Grid refaktoring

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Kirill Streltsov

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May 24, 2012, 11:38:31 AM5/24/12
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I think that a few bugs have been introduced by the refactoring:

1) Why does Grid need a Simulation AND simWidth, simHeight?
2) SimpleGrid does not really work now, because the interpolation of the current fails. It tries to access the index numCellsX+1, the accessor makes it to numCellsX+2, but the maximum index is numCellsX+1.
3) It would be nice to have an empty grid. If I now use the GUI and enforce the display of fields right from the start, it shows me 3x2 (or something like that...) arrows, but in the simulation constructor a 10x10 grid is introduced:

        grid = GridFactory.createSimpleGrid(this, 10, 10, width, height);

Btw this can not work, because a few lines above width and height are set to 0 therefore cellWidth and cellHeight are set to 0. In the set method we then divide by 0...and maybe in some other places too...

Andreas Ipp

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May 24, 2012, 11:57:51 AM5/24/12
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It seems you did not take into account the shifted indices in this commit:

The fields that are accessible by accessors always have indices from 0 to numCells - 1, so one should shift all indices by one:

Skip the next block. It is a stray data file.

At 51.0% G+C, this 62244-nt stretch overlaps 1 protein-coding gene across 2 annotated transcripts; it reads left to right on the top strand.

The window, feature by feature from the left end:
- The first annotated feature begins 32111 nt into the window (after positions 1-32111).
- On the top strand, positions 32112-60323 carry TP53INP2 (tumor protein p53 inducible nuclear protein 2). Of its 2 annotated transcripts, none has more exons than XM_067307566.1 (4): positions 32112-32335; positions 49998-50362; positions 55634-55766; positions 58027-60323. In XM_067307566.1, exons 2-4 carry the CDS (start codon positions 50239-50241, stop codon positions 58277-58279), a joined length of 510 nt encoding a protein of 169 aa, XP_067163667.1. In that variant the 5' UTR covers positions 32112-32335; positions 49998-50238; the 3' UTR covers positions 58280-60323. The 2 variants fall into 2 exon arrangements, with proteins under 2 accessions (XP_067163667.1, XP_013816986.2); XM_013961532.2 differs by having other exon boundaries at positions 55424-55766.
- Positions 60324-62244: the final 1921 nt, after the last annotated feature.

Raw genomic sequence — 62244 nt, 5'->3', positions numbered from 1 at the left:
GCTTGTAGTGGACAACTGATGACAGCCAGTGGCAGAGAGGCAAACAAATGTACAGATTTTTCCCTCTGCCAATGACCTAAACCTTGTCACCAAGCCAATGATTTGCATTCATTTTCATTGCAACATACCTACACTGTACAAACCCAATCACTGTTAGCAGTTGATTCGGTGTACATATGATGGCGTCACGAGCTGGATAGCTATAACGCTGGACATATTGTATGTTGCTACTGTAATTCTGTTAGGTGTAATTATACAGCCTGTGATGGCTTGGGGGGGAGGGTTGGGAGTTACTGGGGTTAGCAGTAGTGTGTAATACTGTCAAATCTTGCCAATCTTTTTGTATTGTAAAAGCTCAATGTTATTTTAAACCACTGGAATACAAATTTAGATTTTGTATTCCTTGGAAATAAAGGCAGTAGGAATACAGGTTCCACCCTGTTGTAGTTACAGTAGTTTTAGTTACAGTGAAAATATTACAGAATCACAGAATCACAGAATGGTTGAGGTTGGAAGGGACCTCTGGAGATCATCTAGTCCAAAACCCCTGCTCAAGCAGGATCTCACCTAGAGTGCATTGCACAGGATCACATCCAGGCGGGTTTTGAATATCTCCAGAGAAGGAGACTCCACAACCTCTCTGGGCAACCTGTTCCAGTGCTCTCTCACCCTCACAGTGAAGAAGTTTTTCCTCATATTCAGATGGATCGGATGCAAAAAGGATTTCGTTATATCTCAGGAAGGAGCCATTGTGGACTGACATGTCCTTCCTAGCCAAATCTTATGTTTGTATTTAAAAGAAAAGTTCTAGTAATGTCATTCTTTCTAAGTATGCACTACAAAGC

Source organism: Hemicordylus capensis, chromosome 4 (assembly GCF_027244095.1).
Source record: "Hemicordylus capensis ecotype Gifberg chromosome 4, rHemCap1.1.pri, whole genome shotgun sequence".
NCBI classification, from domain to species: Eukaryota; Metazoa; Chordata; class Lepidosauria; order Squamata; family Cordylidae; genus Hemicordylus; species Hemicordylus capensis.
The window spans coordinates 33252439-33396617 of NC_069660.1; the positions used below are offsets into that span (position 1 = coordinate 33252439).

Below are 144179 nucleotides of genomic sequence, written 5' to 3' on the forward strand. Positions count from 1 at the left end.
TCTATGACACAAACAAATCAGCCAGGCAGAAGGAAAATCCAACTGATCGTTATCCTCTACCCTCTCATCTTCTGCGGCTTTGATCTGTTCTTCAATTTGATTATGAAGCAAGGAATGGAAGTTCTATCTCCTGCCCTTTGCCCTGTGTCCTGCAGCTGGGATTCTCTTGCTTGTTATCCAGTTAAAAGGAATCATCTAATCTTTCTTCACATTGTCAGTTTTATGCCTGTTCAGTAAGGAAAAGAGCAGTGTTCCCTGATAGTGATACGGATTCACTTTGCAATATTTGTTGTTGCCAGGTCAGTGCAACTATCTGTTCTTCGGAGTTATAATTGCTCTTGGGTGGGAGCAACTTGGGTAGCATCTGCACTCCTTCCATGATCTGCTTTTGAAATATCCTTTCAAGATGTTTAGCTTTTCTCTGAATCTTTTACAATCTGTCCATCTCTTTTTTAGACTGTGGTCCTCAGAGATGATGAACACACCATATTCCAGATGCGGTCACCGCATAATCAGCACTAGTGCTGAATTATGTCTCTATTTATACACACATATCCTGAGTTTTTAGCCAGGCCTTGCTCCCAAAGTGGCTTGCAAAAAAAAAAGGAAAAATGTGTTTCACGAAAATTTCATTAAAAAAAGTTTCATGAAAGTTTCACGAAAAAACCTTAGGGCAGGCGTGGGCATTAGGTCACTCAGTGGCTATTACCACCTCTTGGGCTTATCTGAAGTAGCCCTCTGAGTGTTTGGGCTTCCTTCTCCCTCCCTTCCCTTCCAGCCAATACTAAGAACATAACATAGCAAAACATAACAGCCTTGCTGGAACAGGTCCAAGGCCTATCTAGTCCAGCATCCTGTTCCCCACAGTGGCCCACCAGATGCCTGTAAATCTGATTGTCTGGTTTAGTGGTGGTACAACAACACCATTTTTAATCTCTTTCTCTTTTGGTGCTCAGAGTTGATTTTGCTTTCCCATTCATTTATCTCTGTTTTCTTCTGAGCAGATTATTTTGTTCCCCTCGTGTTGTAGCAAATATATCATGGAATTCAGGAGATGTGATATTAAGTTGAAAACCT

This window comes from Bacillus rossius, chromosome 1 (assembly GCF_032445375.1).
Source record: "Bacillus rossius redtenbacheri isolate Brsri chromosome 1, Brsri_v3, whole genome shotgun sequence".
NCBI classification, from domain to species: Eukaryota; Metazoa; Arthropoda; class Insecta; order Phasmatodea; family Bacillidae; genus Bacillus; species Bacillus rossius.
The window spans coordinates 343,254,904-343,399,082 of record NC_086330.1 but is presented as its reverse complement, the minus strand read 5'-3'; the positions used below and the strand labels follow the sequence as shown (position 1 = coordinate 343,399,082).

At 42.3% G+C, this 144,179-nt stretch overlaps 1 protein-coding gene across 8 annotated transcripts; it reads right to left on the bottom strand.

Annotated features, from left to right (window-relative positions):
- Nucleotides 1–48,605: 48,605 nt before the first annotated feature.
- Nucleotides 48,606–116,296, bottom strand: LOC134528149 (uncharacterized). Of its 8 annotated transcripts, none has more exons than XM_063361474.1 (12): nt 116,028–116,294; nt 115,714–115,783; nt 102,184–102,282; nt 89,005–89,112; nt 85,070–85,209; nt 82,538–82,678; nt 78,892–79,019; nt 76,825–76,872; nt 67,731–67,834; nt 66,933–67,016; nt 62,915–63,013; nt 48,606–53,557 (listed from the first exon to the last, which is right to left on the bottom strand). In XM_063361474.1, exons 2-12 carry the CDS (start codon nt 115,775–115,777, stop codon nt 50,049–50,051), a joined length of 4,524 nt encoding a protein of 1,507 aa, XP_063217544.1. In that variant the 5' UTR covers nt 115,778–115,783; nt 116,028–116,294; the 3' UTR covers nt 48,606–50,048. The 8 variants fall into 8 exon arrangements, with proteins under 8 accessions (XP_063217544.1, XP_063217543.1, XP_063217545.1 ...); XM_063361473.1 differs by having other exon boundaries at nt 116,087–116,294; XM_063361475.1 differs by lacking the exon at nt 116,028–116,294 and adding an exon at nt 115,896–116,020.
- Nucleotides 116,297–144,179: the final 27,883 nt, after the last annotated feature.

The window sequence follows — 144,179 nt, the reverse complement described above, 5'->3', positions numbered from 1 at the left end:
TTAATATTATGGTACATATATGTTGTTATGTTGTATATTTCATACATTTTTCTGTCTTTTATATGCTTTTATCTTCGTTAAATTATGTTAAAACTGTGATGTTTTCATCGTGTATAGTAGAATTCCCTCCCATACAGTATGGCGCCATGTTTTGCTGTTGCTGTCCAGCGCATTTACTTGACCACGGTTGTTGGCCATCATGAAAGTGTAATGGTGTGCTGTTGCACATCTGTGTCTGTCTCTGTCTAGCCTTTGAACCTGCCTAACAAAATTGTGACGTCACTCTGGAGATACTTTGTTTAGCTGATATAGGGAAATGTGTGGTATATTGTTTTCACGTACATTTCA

Ex[x][y] -> setEx(x-1, y-1).

Alternatively, one can change the for-loop to run from (0, rows-1) instead of (1, rows).

The new class abstracts the extra row around the grid, so you have to use (-1, -1) to access what previously was (0,0):

Jan Kis

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May 24, 2012, 11:58:00 AM5/24/12
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1) The future plan of mine was to decouple the simulation from the grid completely, that is why I introduced there already simWidth and simHeight
2) You mean the default grid created in the simulation constructor? Give me please closer details on what should I run to invoke the problem.
3) As discussed yesterday the grid can change to interface and then we will have an empty grid.

I will address all three issues this weekend :) 

Kirill Streltsov

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May 24, 2012, 12:07:37 PM5/24/12
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@Andreas: I understand that, but I did not want to touch the "extra belt" that Jan has added. As far as I understood it, what has been (0,0) before is (1,1) now. And I think that this is exactly what I use here.

If I would treat (0,0) as a normal grid point we would have always +2 cells now, instead of the amount that actually should be there.

Kirill Streltsov

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May 24, 2012, 12:10:15 PM5/24/12
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@Jan: go to Particle2DPanel.paintComponent(), set

if(drawFields)
to
if(true)

and start the MainControlApplet. You will gain the same result if you do this with if(drawCurrentGrid).

Andreas Ipp